Hirschfeld, fearing that he might have been compromised by knowledge of Marcos' plan, tried to bring it to the attention of Justice Department officials. But they offered neither help nor constructive suggestions, he said, and instead asked for "further proof" of the former leader's plans.
Several weeks later, Hirschfeld and Chastain flew to Hawaii ostensibly to help Marcos buy his arsenal of weapons. But they did so with microphones hidden in Chastain's burgundy leather briefcase and in the vest pocket of Hirschfeld's suit.
Marcos Described Details
Over the course of several meetings, they got Marcos to describe key details of his plans, including the proposed invasion date, the number of troops involved, a scheme to take Aquino hostage, plus lengthy discussions of the 1,000 tons of gold--worth $14 billion--that Marcos said he had hidden somewhere in the Philippines. Marcos envisioned landing in his home province of Ilocos Norte, where he would be greeted by supporters and swept back to control of the Philippines.
"I am going to land there, I don't care who opposes me," Marcos said in one of the taped conversations. "And if they oppose the landing, that is when we start the battle." As for Aquino, "What I would like to see happen is that we take her hostage. Not to hurt her. If necessary, forcibly take her," he said.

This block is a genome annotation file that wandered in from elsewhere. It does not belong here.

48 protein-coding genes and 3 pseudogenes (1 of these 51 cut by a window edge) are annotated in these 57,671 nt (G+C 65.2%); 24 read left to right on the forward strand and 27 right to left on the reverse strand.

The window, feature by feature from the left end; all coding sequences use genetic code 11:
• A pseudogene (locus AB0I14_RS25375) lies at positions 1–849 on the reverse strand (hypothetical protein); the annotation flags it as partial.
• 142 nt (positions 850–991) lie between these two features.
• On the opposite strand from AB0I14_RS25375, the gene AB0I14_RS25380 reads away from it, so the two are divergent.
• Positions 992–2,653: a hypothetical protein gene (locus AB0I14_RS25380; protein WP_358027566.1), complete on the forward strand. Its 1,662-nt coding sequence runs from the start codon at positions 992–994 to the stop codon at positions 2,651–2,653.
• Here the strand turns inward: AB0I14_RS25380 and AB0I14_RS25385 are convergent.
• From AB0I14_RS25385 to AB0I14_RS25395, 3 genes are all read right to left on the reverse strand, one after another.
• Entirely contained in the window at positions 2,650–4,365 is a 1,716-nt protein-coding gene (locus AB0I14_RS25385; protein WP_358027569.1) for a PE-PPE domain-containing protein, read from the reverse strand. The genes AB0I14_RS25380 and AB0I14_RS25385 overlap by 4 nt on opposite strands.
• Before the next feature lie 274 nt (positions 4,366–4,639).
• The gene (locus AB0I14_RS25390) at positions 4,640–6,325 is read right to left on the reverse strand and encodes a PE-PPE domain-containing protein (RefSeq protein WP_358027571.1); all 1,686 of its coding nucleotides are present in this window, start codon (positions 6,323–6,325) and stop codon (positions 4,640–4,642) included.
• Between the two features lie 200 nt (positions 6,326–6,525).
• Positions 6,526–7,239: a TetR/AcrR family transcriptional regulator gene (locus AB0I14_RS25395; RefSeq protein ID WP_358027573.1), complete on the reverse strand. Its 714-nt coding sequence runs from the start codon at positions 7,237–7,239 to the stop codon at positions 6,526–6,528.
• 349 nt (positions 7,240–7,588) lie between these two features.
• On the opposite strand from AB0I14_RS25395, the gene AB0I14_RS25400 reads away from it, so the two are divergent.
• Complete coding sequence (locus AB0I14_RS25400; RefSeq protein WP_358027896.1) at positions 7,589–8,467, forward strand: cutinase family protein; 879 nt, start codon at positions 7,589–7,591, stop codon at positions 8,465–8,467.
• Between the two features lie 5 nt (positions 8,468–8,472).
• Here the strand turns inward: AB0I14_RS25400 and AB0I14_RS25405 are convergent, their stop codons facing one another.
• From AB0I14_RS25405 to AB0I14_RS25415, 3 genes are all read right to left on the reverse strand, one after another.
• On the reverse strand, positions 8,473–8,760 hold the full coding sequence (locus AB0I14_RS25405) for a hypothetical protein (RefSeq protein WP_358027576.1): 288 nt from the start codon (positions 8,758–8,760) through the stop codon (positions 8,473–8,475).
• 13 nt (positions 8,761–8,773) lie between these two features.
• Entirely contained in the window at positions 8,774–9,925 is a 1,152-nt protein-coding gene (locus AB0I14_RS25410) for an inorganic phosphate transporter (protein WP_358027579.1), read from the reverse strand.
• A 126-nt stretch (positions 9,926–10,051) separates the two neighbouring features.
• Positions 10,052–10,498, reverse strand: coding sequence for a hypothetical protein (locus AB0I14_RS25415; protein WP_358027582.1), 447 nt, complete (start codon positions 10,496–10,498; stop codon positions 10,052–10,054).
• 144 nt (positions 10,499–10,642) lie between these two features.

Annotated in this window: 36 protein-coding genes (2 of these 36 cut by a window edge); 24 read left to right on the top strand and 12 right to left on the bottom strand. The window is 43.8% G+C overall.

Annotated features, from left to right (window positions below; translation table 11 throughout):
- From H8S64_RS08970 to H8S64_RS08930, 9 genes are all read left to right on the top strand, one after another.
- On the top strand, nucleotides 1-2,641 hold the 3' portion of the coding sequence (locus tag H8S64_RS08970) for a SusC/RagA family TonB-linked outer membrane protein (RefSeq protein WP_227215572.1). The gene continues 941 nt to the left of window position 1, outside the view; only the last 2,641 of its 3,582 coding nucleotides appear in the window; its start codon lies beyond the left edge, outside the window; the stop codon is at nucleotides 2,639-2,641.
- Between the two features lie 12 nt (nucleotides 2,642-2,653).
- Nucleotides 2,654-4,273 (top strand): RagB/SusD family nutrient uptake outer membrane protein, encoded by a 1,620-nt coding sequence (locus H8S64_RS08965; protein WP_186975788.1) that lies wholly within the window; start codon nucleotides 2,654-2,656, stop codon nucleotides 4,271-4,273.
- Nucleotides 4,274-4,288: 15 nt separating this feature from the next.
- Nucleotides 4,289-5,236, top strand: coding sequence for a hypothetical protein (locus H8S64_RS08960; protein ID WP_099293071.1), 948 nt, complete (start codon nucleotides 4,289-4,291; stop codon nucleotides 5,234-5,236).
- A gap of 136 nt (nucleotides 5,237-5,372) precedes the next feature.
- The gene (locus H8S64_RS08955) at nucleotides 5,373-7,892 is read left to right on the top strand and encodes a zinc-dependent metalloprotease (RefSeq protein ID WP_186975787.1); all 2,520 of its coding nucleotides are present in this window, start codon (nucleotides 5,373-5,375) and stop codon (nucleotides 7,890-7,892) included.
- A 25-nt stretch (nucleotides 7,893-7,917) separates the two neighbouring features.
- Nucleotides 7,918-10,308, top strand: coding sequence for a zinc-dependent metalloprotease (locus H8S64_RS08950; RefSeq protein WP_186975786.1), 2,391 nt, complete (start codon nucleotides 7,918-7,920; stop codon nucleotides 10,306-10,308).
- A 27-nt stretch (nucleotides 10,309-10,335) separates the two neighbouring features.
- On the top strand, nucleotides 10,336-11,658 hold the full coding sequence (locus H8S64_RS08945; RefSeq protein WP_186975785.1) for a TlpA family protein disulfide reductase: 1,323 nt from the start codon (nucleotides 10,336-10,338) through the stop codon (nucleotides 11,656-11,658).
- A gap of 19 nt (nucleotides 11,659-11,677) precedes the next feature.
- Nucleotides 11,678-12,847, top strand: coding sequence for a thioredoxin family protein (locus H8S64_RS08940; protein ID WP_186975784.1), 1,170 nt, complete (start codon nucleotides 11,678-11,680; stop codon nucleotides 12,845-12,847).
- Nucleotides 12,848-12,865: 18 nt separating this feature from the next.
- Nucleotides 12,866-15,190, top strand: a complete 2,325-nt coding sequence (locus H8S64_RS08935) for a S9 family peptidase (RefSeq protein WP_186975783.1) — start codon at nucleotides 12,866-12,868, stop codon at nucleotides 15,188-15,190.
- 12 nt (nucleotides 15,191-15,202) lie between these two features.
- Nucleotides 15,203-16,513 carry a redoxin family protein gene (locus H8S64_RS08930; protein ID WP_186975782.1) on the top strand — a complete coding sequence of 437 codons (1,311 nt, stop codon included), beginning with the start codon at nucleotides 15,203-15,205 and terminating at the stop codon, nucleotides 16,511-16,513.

Marcos claimed to have as an ally the commander of Clark Air Base, a U.S. installation in the Philippines.
Hirschfeld and Chastain subsequently provided the tapes to the Aquino government, as well as the House committee. Solarz said Justice Department officials are examining all of the materials and that some of the tape-recorded materials "cast great light" on a current federal grand jury investigation of allegations that Marcos and his cronies pocketed vast amounts of U.S. military aid.
Hirschfeld has been in the public eye before. In 1984, he was enjoined by the Securities and Exchange Commission from selling the stock of Champion Sports Management, Inc., a company of which former boxer Muhammad Ali was chairman. Hirschfeld subsequently failed to disclose the existence of the injunction in financial reports filed by a second company he controls, and last September pleaded guilty to one count of criminal contempt for his action. According to an SEC official, he was sentenced to three years' probation and 300 hours of community service.